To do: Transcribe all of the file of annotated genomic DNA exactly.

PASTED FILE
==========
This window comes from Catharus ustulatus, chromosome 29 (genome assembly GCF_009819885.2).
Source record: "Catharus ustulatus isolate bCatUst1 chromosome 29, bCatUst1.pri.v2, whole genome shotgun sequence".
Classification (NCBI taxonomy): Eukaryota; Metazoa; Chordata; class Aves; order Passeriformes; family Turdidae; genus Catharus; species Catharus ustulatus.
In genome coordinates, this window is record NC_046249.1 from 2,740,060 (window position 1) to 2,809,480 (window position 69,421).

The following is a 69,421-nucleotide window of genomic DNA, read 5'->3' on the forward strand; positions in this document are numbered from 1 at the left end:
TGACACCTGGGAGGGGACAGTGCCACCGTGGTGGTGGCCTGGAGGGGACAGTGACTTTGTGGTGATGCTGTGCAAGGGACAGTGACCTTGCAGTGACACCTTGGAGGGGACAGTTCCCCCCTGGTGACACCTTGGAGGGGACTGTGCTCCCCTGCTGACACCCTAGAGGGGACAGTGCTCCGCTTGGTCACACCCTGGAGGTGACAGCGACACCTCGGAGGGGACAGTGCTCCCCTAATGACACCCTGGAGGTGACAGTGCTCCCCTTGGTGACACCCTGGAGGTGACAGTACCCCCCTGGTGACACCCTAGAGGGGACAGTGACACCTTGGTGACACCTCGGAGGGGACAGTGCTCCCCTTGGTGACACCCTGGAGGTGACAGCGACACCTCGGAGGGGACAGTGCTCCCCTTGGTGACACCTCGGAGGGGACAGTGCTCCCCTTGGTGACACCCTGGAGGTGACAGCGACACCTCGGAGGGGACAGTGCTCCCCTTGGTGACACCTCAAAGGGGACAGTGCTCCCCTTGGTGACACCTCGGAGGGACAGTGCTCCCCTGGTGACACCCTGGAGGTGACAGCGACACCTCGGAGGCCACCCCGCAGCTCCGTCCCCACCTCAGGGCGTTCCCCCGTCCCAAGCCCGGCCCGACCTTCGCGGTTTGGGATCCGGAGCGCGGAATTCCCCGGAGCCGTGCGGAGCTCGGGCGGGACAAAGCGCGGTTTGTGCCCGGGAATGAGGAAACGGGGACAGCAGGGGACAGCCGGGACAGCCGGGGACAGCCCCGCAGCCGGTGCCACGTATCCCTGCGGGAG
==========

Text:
This window comes from Catharus ustulatus, chromosome 29 (genome assembly GCF_009819885.2).
Source record: "Catharus ustulatus isolate bCatUst1 chromosome 29, bCatUst1.pri.v2, whole genome shotgun sequence".
Classification (NCBI taxonomy): Eukaryota; Metazoa; Chordata; class Aves; order Passeriformes; family Turdidae; genus Catharus; species Catharus ustulatus.
In genome coordinates, this window is record NC_046249.1 from 2,740,060 (window position 1) to 2,809,480 (window position 69,421).

The following is a 69,421-nucleotide window of genomic DNA, read 5'->3' on the forward strand; positions in this document are numbered from 1 at the left end:
TGACACCTGGGAGGGGACAGTGCCACCGTGGTGGTGGCCTGGAGGGGACAGTGACTTTGTGGTGATGCTGTGCAAGGGACAGTGACCTTGCAGTGACACCTTGGAGGGGACAGTTCCCCCCTGGTGACACCTTGGAGGGGACTGTGCTCCCCTGCTGACACCCTAGAGGGGACAGTGCTCCGCTTGGTCACACCCTGGAGGTGACAGCGACACCTCGGAGGGGACAGTGCTCCCCTAATGACACCCTGGAGGTGACAGTGCTCCCCTTGGTGACACCCTGGAGGTGACAGTACCCCCCTGGTGACACCCTAGAGGGGACAGTGACACCTTGGTGACACCTCGGAGGGGACAGTGCTCCCCTTGGTGACACCCTGGAGGTGACAGCGACACCTCGGAGGGGACAGTGCTCCCCTTGGTGACACCTCGGAGGGGACAGTGCTCCCCTTGGTGACACCCTGGAGGTGACAGCGACACCTCGGAGGGGACAGTGCTCCCCTTGGTGACACCTCAAAGGGGACAGTGCTCCCCTTGGTGACACCTCGGAGGGACAGTGCTCCCCTGGTGACACCCTGGAGGTGACAGCGACACCTCGGAGGCCACCCCGCAGCTCCGTCCCCACCTCAGGGCGTTCCCCCGTCCCAAGCCCGGCCCGACCTTCGCGGTTTGGGATCCGGAGCGCGGAATTCCCCGGAGCCGTGCGGAGCTCGGGCGGGACAAAGCGCGGTTTGTGCCCGGGAATGAGGAAACGGGGACAGCAGGGGACAGCCGGGACAGCCGGGGACAGCCCCGCAGCCGGTGCCACGTATCCCTGCGGGAG